By David Poland email@example.com
20 Weeks To Oscar Special: London Film Festival & Oscar
I would argue, always, that world premiering a movie at a film festival with limited media access is a terrible idea if you are trying to get into the awards race—specifically Oscar—unless you figure out a way to embrace all of the awards press and mainstream media in the US at the same time or earlier.
Why? First, because by avoiding the mainstream festival circuit in early September (Venice/Telluride/Toronto), you are putting a target of presumed limitations on your film to start. In other words, if it is so good, why can’t it compete with the number of big movies at the big September festivals.
But that is a problem that can be overcome by a strong showing at New York in late September/early October or AFI in November. The New York Film Festival, in particular, has stepped up as a launching pad in the last two years, premiering 3 awards chasers in both of those two years, after having their first world premiere in quite a while with The Social Network in 2010. (In 2011, NYFF opened with Carnage, which was at Venice, but not at Toronto, and closed with The Descendants, which had launched at Telluride/Toronto.)
Second problem is, the media that cares about such things—whether they claim to or not—is then anticipating the first screenings of the film. So you drop it into London and then make American writers who are not in London via the handful of outlets that have UK correspondents, or are willing to pay a freelancer to review an important movie out of the country, wait a couple weeks. Until today, only three films had actually put American writers in this position… and all three were soft at the box office and in the awards game, in spite of being quite good.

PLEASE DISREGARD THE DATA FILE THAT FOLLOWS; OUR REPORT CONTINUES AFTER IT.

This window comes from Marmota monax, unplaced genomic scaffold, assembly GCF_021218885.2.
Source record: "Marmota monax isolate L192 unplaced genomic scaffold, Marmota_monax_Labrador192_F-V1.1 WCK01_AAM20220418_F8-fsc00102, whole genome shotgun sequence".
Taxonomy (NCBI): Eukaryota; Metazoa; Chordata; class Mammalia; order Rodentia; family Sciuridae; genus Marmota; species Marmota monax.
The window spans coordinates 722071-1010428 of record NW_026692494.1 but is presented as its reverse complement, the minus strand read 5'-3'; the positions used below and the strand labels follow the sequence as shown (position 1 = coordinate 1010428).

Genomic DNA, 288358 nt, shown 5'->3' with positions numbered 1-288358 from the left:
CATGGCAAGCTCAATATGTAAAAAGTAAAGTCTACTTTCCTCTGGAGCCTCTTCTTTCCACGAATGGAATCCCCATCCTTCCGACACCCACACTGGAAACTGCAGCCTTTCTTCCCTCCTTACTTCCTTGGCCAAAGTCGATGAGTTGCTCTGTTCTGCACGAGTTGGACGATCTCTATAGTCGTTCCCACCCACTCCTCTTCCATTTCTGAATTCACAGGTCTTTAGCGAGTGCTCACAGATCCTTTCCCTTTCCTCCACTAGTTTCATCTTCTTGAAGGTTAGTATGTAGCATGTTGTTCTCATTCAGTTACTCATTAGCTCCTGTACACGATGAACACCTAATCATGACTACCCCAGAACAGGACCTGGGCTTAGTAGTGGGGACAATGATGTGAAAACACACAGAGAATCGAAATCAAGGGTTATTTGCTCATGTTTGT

Going back to NYFF for a moment, two of the three films premiering at NYFF this year chose to go the smart route and played their films pretty much at the same time for L.A. writers, avoiding any delay or bad feelings. The third was screened in NY and LA before and during the week of Toronto, also avoiding conflicts. Two of the three films got mixed reviews, but interestingly, there is not a lot of negative energy out there for the two mixed films. Any negativity was somewhat diffused.
Back to London, this is only the 11th London Film Festival to take place in October. Before that, it was in November and not a player of any kind in the award season. Moving to October gave the film festival an opportunity for world premieres that connect to the American award season that it really didn’t have before.
In 2008, Frost/Nixon opened the festival without screening in the U.S. and never quite recovered. Was this because of the London premiere? That seems silly. But it certainly one of the factors that took away from anticipation of the film in a crowded field where every edge counts.
(By the way… for those of you who are given to Harvey negativity overhype… that is his real secret… every stone turned… every idea worth trying tried. Lots of people work their asses off in this game and The Movie is The Movie is The Movie, but relentlessness is a powerful thing.)